Richard Bennett, 57, landlord of The Pilot, one of the surviving pubs, said: 'I've never known Mumbles to be as bad as things are right now, everyone is struggling'

Richard Bennett, 57, landlord of The Pilot, one of the surviving pubs, said: ‘I’ve never known Mumbles to be as bad as things are right now, everyone is struggling’

Although the pub is doing well a reduced bus service means his bar is often empty by 8pm

Although the pub is doing well a reduced bus service means his bar is often empty by 8pm

Retired aviation worker David Woodward, 74, said he’s noticed a decline in pubs and businesses on the High Street in Dymchurch in recent years.

The grandfather-of six, from Hythe, Kent, said: ‘You get a place open up and then it closes down again.

‘Even before Covid the High Street was starting to degenerate.

‘Then Covid made it worse because people got used to shopping online. They don’t tend to go down the High Street anymore.

‘And in terms of pubs, I think people want quality now. They only go out if they’re going to get value for their money.

‘Businesses need to start enticing people in again.’

A local amusement park worker, 56, who has lived in Dymchurch for 10 years, said people stopped drinking out for a while due to the cost-of-living, but he believes business is picking up again.

The grandfather-of-two said: ‘We did have a period of time where a lot of the independent shops were closed but at the moment there’s only one that’s vacant.

‘I think things are starting to pick up again. People were being careful with their money but energy prices are starting to come back down and that was a main concern.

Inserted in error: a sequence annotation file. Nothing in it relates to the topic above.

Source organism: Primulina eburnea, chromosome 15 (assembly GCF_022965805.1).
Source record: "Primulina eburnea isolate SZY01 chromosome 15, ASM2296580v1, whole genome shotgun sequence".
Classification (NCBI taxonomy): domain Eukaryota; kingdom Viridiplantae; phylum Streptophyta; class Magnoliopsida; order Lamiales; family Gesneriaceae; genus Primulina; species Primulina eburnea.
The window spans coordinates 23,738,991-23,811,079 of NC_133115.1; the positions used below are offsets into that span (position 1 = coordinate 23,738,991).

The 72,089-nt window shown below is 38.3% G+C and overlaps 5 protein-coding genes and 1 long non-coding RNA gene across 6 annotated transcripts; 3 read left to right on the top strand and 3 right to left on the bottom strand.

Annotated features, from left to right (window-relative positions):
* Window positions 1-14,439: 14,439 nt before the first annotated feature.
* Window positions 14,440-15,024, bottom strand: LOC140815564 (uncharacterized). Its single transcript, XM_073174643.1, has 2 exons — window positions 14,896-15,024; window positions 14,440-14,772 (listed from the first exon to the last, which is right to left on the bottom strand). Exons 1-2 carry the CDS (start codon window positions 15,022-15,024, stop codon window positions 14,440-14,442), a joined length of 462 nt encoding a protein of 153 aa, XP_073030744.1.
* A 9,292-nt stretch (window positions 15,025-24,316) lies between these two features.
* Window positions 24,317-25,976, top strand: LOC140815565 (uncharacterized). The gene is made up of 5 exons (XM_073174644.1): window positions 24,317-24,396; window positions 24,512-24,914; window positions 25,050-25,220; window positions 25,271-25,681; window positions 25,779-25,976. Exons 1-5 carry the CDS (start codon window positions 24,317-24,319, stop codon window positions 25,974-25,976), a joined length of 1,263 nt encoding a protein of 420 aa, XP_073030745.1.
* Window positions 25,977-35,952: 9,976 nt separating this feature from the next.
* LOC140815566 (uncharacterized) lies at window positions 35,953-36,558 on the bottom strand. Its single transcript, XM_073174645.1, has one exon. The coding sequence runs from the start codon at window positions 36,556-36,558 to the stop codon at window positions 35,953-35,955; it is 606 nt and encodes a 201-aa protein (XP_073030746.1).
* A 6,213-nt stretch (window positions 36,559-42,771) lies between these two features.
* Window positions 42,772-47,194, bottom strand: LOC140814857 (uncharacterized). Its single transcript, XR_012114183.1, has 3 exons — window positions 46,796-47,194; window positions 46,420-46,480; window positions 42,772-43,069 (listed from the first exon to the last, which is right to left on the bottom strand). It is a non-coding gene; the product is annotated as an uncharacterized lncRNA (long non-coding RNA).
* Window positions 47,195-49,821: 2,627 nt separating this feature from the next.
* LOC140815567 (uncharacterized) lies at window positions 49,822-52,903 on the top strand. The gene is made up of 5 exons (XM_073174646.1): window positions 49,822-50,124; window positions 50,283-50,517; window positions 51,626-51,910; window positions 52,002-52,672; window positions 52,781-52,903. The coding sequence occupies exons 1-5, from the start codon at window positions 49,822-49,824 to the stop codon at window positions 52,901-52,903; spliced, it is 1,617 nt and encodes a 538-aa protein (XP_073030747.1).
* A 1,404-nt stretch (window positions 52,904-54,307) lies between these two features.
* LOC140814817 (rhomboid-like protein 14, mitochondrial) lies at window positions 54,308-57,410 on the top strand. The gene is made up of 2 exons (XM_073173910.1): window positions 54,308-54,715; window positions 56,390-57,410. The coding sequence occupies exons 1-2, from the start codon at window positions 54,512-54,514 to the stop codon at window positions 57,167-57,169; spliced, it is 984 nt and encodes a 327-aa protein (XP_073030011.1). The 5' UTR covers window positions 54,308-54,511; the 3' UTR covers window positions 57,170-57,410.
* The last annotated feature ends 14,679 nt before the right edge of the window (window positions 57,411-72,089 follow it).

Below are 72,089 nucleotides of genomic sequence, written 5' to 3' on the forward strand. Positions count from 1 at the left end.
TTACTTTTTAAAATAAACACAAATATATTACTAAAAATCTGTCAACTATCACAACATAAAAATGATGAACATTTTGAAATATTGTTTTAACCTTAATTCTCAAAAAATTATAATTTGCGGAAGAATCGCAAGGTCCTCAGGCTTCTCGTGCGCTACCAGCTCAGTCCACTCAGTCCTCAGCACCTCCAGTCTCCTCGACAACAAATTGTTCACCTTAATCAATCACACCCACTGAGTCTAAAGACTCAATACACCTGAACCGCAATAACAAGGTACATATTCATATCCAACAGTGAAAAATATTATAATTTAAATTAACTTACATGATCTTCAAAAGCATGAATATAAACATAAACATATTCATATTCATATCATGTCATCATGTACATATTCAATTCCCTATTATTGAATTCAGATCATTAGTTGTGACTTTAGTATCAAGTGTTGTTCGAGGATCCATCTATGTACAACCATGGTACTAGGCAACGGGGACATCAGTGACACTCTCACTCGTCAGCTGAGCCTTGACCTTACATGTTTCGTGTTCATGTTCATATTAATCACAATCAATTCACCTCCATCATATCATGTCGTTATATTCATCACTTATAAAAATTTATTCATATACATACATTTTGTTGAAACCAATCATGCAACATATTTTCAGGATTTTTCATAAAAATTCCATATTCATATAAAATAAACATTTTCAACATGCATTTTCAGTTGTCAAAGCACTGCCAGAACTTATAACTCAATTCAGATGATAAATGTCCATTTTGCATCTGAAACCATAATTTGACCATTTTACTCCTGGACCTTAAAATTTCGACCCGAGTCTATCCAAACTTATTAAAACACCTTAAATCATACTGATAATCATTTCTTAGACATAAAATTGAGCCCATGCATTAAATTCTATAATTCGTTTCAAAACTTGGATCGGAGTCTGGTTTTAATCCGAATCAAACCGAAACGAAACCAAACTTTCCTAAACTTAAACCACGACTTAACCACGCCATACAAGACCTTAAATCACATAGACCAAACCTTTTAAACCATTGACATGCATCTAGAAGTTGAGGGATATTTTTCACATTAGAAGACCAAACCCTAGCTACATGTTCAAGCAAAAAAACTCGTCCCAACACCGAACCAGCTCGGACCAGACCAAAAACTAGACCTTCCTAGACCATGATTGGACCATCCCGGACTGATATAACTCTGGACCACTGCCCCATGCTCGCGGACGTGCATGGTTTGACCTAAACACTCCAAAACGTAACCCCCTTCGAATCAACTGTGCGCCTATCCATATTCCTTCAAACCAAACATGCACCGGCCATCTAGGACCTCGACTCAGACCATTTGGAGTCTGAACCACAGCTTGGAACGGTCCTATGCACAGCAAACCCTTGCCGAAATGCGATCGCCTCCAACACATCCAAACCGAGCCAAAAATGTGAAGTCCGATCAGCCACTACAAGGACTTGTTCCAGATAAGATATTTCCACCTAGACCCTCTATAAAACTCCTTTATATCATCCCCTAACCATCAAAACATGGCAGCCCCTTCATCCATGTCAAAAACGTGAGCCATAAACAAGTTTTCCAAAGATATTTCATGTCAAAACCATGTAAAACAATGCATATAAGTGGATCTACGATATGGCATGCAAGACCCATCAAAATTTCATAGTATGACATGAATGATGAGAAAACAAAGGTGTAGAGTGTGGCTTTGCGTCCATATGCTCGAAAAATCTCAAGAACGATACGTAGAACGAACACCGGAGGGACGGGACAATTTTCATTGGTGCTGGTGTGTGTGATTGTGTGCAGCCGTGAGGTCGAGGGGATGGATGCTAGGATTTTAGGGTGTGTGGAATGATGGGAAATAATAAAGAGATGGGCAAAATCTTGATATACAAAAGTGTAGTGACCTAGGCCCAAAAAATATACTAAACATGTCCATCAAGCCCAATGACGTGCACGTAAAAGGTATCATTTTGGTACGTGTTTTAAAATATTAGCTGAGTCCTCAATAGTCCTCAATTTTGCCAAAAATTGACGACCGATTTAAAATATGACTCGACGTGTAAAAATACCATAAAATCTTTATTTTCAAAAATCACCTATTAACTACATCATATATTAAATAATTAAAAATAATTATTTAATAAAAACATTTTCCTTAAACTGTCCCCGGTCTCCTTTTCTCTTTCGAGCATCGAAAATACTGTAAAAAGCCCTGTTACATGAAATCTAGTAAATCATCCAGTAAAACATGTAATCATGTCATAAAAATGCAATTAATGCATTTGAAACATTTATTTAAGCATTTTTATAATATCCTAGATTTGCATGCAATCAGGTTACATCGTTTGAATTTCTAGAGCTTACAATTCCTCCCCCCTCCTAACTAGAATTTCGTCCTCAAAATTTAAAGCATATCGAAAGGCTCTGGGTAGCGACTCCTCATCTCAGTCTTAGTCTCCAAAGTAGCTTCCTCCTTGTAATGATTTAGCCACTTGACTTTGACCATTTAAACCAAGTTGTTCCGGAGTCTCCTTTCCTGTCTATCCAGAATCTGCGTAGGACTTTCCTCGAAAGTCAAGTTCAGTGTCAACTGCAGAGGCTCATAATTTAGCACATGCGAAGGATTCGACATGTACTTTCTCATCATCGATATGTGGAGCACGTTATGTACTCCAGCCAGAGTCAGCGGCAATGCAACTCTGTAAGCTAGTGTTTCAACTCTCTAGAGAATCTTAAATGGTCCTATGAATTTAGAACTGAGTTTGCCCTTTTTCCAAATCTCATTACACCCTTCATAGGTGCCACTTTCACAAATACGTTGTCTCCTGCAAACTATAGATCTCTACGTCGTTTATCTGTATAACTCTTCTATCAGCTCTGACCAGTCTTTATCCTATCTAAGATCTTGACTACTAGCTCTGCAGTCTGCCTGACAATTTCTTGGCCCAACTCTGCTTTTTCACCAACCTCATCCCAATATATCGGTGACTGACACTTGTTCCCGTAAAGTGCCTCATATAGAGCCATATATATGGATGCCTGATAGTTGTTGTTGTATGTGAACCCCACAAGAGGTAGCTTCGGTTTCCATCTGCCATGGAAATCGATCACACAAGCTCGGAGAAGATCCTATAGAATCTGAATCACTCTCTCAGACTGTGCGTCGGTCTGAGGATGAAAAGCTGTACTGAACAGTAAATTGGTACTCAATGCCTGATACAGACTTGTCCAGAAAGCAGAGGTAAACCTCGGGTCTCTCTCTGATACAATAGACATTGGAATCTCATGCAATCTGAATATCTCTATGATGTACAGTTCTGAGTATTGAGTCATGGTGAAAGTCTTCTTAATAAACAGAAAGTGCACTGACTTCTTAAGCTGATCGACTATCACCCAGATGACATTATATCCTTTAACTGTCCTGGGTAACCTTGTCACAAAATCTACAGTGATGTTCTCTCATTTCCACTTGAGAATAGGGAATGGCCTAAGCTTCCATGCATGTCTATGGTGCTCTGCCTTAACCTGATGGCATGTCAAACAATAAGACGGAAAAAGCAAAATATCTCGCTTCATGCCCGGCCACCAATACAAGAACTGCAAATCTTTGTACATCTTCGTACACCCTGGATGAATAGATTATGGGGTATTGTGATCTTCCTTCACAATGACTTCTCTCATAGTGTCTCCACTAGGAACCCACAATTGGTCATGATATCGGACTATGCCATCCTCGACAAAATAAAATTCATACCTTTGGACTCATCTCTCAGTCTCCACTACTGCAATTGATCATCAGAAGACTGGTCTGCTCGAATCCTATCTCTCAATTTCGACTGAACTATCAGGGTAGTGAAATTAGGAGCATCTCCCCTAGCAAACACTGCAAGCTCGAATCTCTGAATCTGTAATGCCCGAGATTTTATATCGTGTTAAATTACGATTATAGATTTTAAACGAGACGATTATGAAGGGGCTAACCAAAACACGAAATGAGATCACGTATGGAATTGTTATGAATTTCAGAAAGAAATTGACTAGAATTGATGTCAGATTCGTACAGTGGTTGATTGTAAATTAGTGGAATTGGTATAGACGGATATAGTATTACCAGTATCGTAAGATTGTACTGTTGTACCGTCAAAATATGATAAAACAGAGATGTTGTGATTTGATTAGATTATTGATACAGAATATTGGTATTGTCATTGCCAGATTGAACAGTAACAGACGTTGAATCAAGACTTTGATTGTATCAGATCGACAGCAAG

‘They’re starting to creep back down so people have a bit more money to spare.’

The 56-year-old added: ‘It’s a bit of a struggle for businesses this time of year, but generally that’s weather-related.

‘Most will close over the winter because there’s not enough trade.

‘But as soon as the sun starts shining and the kids are off school, it gets busier.

‘We are lucky enough to have two holidays parks in the vicinity and they bring a lot of visitors who are here for a period of time.

‘And we have got one of the best beaches in the south east so people will always visit.’

One of Britain’s legendary pub crawls which once boasted 24 different watering holes has shrunk to just four.

The notorious Mumbles Mile in Swansea was a hit with visiting stag and hen parties and a rite of passage for students at the city’s university.

The challenge was to down an alcoholic drink in each of the licensed premises along the route, which is not actually a mile.

It could take a whole day and at today’s prices would cost participants more than £100, depending on their tipple.

But most of the pubs on the Mumbles Mile have now closed, victims of Covid, the economic crisis and competition from Swansea’s other infamous drinking haunt Wind Street.

Richard Bennett, 57, landlord of The Pilot, one of the surviving pubs, said: ‘I’ve never known Mumbles to be as bad as things are right now, everyone is struggling.

‘Most of the pubs have closed and the ones left open are up for sale.

‘I feel a bit hypocritical because when we were younger my wife and I would do the Mumbles Mile and enjoy it.

‘But it’s gone now and most people here wouldn’t want it back.’

A mural left behind in honour of nightclub Cinderella's

A mural left behind in honour of nightclub Cinderella’s

The severely fire damaged Copperfish restaurant that once used to be Cinderella's nightclub

The severely fire damaged Copperfish restaurant that once used to be Cinderella’s nightclub